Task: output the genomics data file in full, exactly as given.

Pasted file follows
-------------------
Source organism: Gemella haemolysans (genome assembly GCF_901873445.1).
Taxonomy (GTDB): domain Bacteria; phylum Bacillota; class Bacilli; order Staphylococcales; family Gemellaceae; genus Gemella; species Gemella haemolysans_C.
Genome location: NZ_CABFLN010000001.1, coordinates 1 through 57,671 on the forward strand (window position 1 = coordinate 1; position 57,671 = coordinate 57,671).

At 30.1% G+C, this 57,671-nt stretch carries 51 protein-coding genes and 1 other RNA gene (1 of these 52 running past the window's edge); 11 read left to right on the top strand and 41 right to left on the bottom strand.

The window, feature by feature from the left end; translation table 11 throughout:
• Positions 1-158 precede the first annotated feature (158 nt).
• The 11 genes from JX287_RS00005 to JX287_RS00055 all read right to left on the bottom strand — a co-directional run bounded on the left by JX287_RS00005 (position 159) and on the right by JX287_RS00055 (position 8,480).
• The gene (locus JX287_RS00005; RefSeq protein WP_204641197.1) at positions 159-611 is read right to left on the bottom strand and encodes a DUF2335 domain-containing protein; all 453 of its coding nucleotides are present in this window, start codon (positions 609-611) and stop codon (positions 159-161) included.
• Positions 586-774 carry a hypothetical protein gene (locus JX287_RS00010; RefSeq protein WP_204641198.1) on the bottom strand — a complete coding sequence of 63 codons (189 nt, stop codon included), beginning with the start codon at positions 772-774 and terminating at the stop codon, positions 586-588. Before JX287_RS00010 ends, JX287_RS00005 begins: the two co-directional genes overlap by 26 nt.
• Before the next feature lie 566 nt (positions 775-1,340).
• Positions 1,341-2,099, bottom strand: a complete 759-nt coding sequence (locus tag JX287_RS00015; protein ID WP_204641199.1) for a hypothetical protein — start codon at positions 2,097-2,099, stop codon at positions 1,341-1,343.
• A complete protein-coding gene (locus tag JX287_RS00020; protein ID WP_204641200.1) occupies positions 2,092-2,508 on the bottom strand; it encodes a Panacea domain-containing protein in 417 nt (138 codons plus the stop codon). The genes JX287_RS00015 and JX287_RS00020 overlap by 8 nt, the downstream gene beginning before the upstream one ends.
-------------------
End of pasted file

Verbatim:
Source organism: Gemella haemolysans (genome assembly GCF_901873445.1).
Taxonomy (GTDB): domain Bacteria; phylum Bacillota; class Bacilli; order Staphylococcales; family Gemellaceae; genus Gemella; species Gemella haemolysans_C.
Genome location: NZ_CABFLN010000001.1, coordinates 1 through 57,671 on the forward strand (window position 1 = coordinate 1; position 57,671 = coordinate 57,671).

At 30.1% G+C, this 57,671-nt stretch carries 51 protein-coding genes and 1 other RNA gene (1 of these 52 running past the window's edge); 11 read left to right on the top strand and 41 right to left on the bottom strand.

The window, feature by feature from the left end; translation table 11 throughout:
• Positions 1-158 precede the first annotated feature (158 nt).
• The 11 genes from JX287_RS00005 to JX287_RS00055 all read right to left on the bottom strand — a co-directional run bounded on the left by JX287_RS00005 (position 159) and on the right by JX287_RS00055 (position 8,480).
• The gene (locus JX287_RS00005; RefSeq protein WP_204641197.1) at positions 159-611 is read right to left on the bottom strand and encodes a DUF2335 domain-containing protein; all 453 of its coding nucleotides are present in this window, start codon (positions 609-611) and stop codon (positions 159-161) included.
• Positions 586-774 carry a hypothetical protein gene (locus JX287_RS00010; RefSeq protein WP_204641198.1) on the bottom strand — a complete coding sequence of 63 codons (189 nt, stop codon included), beginning with the start codon at positions 772-774 and terminating at the stop codon, positions 586-588. Before JX287_RS00010 ends, JX287_RS00005 begins: the two co-directional genes overlap by 26 nt.
• Before the next feature lie 566 nt (positions 775-1,340).
• Positions 1,341-2,099, bottom strand: a complete 759-nt coding sequence (locus tag JX287_RS00015; protein ID WP_204641199.1) for a hypothetical protein — start codon at positions 2,097-2,099, stop codon at positions 1,341-1,343.
• A complete protein-coding gene (locus tag JX287_RS00020; protein ID WP_204641200.1) occupies positions 2,092-2,508 on the bottom strand; it encodes a Panacea domain-containing protein in 417 nt (138 codons plus the stop codon). The genes JX287_RS00015 and JX287_RS00020 overlap by 8 nt, the downstream gene beginning before the upstream one ends.